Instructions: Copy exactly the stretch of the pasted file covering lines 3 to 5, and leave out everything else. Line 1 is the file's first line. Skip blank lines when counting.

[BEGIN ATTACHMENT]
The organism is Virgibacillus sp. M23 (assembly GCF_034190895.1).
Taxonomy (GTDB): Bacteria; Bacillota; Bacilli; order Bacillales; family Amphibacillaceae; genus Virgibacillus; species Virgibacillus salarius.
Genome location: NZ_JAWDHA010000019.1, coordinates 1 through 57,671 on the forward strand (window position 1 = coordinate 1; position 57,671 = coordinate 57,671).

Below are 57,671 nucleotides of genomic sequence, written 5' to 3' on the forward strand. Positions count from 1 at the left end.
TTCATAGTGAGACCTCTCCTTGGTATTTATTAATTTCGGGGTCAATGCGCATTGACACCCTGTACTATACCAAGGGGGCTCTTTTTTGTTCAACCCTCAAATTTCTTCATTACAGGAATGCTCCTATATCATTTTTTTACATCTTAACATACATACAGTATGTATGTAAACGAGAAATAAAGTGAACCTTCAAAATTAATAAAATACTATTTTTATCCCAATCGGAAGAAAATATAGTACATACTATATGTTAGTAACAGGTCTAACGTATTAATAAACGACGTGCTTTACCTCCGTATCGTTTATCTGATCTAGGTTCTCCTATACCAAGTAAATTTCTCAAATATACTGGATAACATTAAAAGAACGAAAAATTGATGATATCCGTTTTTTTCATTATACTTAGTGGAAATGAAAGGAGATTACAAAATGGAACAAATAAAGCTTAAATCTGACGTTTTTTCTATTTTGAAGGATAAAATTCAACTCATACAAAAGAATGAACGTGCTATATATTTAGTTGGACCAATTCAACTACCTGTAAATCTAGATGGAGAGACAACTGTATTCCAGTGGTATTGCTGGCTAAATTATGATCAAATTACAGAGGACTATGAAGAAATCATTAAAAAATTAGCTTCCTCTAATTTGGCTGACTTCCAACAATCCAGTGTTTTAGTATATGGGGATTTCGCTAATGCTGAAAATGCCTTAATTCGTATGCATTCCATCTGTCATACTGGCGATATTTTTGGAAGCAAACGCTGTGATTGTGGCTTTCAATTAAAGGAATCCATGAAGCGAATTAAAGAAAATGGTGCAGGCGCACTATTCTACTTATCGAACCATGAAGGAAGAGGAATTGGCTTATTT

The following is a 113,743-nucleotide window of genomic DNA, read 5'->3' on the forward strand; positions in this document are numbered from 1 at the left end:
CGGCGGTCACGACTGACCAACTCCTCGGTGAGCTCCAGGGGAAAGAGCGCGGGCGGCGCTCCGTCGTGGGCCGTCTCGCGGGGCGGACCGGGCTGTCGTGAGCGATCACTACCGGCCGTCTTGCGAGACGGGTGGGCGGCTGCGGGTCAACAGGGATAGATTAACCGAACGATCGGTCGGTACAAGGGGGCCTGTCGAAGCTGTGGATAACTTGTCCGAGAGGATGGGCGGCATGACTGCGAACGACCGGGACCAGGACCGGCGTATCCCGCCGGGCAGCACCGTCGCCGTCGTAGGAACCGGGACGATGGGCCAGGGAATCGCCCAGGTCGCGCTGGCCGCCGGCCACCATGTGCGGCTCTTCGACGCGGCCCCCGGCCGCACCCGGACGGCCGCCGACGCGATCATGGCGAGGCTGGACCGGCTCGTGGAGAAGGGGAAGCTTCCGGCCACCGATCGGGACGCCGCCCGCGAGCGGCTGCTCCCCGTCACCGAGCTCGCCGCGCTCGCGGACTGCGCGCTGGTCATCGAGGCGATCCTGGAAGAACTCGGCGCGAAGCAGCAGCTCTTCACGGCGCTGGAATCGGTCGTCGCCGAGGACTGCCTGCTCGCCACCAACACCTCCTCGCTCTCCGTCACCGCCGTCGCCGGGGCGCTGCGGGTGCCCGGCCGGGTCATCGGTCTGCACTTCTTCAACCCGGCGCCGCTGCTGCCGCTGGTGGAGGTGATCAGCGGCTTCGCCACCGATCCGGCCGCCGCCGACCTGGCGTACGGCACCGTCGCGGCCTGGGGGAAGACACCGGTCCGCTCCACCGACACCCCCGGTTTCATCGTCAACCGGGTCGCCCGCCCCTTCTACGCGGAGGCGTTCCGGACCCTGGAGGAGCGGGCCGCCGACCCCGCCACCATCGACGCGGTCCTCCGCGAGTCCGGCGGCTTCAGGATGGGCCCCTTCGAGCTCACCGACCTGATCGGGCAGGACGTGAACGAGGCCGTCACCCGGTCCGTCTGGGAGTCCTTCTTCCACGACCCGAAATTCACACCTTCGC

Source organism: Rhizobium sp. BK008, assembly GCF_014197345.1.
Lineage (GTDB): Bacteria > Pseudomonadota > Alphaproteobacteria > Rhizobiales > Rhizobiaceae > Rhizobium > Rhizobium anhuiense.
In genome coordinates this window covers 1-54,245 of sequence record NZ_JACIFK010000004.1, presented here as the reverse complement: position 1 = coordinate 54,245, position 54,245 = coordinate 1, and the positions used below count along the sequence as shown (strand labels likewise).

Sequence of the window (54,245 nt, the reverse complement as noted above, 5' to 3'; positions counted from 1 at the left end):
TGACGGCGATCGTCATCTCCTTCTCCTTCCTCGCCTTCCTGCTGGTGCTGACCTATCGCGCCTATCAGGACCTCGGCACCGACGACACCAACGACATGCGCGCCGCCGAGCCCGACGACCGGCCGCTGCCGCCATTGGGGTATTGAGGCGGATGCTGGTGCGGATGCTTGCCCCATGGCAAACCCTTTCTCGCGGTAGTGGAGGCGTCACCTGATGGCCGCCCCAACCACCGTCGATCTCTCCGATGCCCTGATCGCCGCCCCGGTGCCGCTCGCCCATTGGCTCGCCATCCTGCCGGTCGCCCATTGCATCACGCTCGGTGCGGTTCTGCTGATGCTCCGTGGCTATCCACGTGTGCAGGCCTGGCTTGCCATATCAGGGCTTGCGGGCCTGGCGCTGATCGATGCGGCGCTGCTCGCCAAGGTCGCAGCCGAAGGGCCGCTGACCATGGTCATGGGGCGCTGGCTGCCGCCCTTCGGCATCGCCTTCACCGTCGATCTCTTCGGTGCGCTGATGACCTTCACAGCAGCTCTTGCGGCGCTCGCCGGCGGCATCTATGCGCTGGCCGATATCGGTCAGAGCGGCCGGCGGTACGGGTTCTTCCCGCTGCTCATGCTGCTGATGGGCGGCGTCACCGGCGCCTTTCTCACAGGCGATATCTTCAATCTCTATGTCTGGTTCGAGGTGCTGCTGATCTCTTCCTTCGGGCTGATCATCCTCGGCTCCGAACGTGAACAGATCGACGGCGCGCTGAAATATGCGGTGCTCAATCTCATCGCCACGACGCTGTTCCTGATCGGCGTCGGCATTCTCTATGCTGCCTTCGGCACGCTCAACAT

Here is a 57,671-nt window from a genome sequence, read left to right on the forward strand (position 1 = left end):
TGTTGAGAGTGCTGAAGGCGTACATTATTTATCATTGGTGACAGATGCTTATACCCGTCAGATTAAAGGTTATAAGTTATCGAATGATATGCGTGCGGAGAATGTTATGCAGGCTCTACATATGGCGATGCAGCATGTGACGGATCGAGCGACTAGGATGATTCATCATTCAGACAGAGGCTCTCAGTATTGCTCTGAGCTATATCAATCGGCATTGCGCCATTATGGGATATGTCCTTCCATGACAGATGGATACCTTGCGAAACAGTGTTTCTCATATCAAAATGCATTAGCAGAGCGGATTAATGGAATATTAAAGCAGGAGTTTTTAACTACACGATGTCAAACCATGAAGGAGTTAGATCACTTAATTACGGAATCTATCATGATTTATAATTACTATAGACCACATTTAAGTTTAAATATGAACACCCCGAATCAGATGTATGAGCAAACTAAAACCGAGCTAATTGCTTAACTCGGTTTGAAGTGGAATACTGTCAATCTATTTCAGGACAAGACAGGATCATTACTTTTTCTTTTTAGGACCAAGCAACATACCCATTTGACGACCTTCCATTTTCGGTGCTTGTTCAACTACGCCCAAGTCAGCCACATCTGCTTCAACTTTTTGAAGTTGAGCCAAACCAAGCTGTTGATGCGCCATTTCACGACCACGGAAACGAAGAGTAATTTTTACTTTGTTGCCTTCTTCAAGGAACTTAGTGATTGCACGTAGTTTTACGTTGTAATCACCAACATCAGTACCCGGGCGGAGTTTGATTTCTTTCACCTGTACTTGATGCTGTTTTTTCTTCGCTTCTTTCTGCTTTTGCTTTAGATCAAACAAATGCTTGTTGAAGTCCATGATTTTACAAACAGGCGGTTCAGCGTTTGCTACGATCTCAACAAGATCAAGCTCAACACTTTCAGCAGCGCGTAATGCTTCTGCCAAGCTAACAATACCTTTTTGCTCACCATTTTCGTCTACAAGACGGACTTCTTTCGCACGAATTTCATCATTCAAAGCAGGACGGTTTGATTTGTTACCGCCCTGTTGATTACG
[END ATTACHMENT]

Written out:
Genome location: NZ_JAWDHA010000019.1, coordinates 1 through 57,671 on the forward strand (window position 1 = coordinate 1; position 57,671 = coordinate 57,671).

Below are 57,671 nucleotides of genomic sequence, written 5' to 3' on the forward strand. Positions count from 1 at the left end.
TTCATAGTGAGACCTCTCCTTGGTATTTATTAATTTCGGGGTCAATGCGCATTGACACCCTGTACTATACCAAGGGGGCTCTTTTTTGTTCAACCCTCAAATTTCTTCATTACAGGAATGCTCCTATATCATTTTTTTACATCTTAACATACATACAGTATGTATGTAAACGAGAAATAAAGTGAACCTTCAAAATTAATAAAATACTATTTTTATCCCAATCGGAAGAAAATATAGTACATACTATATGTTAGTAACAGGTCTAACGTATTAATAAACGACGTGCTTTACCTCCGTATCGTTTATCTGATCTAGGTTCTCCTATACCAAGTAAATTTCTCAAATATACTGGATAACATTAAAAGAACGAAAAATTGATGATATCCGTTTTTTTCATTATACTTAGTGGAAATGAAAGGAGATTACAAAATGGAACAAATAAAGCTTAAATCTGACGTTTTTTCTATTTTGAAGGATAAAATTCAACTCATACAAAAGAATGAACGTGCTATATATTTAGTTGGACCAATTCAACTACCTGTAAATCTAGATGGAGAGACAACTGTATTCCAGTGGTATTGCTGGCTAAATTATGATCAAATTACAGAGGACTATGAAGAAATCATTAAAAAATTAGCTTCCTCTAATTTGGCTGACTTCCAACAATCCAGTGTTTTAGTATATGGGGATTTCGCTAATGCTGAAAATGCCTTAATTCGTATGCATTCCATCTGTCATACTGGCGATATTTTTGGAAGCAAACGCTGTGATTGTGGCTTTCAATTAAAGGAATCCATGAAGCGAATTAAAGAAAATGGTGCAGGCGCACTATTCTACTTATCGAACCATGAAGGAAGAGGAATTGGCTTATTT